Category Archives: Ronda

Ronda city is one of the most picturesque destinations in Spain, and the third most visited city in Andalucía. Popular sites to see are the Puente Nuevo bridge, the Plaza de Toros Bullring, Ronda’s cathedral, the historic Arab Baths, and much more.

In the Ronda Mountains you’ll find the beautiful white villages of Andalucía, including the most popular, Grazalema, Setenil de las Bodegas, Zahara de la Sierra, Genalguacil

Playita

La Playita – The Little Beach in the Mountains

Sometimes you just want to go to the beach, but staying near Ronda means a one hour drive to the coast for the closest beach, however, not too far away at Zahara de la Sierra is La Playita at Arroymolinos, a fresh water pool made into a huge man-made beach.

From June until mid September the little beach is open, and is only a 25 minute drive from Ronda, or 10 minutes from Zahara de la Sierra or Montecorto. Located under Monte Prieto, the views of surrounding mountains make La Playita a truly isolated place, yet just a few minutes from civilization.

Facilities on-site include ample parking, changing rooms with toilets and showers, picnic tables under shady trees, a bar, plenty of room for kids to play, and the pool is nearly 100m wide. Lifeguards also keep an eye on the pool ensuring your day will always be fun.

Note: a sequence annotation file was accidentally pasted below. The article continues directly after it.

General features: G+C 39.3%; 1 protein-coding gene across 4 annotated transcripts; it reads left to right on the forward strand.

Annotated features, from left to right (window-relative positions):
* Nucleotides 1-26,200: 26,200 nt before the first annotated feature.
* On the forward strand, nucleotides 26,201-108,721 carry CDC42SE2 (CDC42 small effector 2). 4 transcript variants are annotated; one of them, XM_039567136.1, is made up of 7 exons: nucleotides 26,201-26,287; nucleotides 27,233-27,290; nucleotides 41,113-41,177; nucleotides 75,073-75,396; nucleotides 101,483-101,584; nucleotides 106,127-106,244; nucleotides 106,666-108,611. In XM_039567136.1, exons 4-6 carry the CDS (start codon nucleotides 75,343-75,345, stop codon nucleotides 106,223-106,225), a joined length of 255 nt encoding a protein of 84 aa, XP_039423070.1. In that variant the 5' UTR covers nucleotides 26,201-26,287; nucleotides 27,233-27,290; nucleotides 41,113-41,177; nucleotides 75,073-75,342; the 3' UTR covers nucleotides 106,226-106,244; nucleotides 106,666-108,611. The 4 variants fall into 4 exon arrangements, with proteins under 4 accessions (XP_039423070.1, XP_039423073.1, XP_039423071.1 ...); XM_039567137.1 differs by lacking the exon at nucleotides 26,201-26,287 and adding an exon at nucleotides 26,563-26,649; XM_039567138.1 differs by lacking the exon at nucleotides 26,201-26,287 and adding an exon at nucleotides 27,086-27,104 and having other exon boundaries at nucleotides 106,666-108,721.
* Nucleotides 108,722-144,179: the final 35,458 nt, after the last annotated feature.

After a day at the little beach, drive into Zahara for dinner or tapas at one of the village restaurants overlooking the azure waters of the lake.

Directions: From Zahara drive along the lake until you reach marker 5km, you’ll see a sign for the Playita, and then drive through the gate.

Cycle the Mountain Roads of the Serrania de Ronda

Cycling from Ronda and around the Serrania

The Ronda area is a cyclists delight and challenge, with spectacular views, and treachorous hill climbs as well. In fact the Serrania is a popular training destination for cyclists preparing for long distance road races and triathlons.

For holiday makers we have a choice of route length, from 30km to 130km, some of them relatively easy to complete, and others aimed at professional cyclists who know their capabilities.